My first digital graphic drawing tablet

In late 2006, i started to study geography at the University of Bonn, and i had to pick two subsidiary subjects. I chose geology and urban planning. At some point, i had contact with "Computer Aided Design", also known as CAD, and i decided to buy a digital graphic drawing tablet because of this. In February 2007, i bought a Wacom Intuos 3 Tablet, and i still use it today. It's more natural and much faster than a regular mouse. Five years before, in January 2002, i already got a 12000U Tablet by Aiptek Hyperpen, but it was not practical, and in hindsight, definitely not as smooth to use as a Wacom Tablet.
Shortly after i got my first "real" computer by IBM in August 1998, i stopped using traditional pointing devices anyway, because of the Logitech Marble Trackball, which is more precise and takes less space. Around 2005, i even played "Counter-Strike Source" with a setup like this for a while. My first "junior" computer was a JC100/01 for children from 3 years, intended for playing and learning, made by Hartung Spiele Berlin, for a price of 179 Deutsche Mark. According to the packaging, one set of batteries lasts for approximately 200 hours, but i never got that far.
At the moment, i have three input devices on my "Alex desk" table from Ikea, a Wacom Intuos Tablet, a Cherry Strait Keyboard, and a Logitech T650 Touchpad. I'm left-handed, and that's why it's arranged that way. I do not draw a lot on the computer anymore, but i still edit photos and create graphics sometimes, while i sit on my "Markus Swivel" chair by Ikea. FYI, in January 2003, i got my first SETI@home certificate for completing 100 workunits, and in July the same year, my second for 250.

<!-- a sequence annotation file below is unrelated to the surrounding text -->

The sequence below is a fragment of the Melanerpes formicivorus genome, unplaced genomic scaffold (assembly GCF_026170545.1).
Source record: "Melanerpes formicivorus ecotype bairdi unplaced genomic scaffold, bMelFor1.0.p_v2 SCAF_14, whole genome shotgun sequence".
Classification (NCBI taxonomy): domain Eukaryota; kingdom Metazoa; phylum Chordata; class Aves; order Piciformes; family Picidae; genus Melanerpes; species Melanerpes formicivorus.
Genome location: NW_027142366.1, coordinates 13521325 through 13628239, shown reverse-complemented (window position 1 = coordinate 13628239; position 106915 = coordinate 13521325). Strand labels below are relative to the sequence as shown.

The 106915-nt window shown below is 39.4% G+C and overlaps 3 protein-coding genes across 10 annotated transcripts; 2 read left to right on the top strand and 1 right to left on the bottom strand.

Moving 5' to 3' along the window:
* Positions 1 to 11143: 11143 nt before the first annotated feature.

My first DSLR camera was a EOS 350D

I loved to make photos ever since i can remember. But film-based cameras were expensive during their active lives. This is why i had a lot to catch up on in 2000, when i got my first digital camera, a Kodak DC3800 with 2.1 megapixels. It was the beginning of many more cameras in my career. First i used them at school to make photos and videos for presentations. And later as photojournalist i documented history being written.
In 2005, i got my first DSLR camera, a Canon EOS 350D with 8 megapixels. It has enabled me to capture a wider range of situations. It gave me access to events and humans i would not have seen in real life otherwise. At that time not many people had a DSLR camera, so i was special and ahead of my time. It was a quite unique moment, because there was hardly any competition, unlike these days. And this is why i have made steps from photography towards videography in the past years.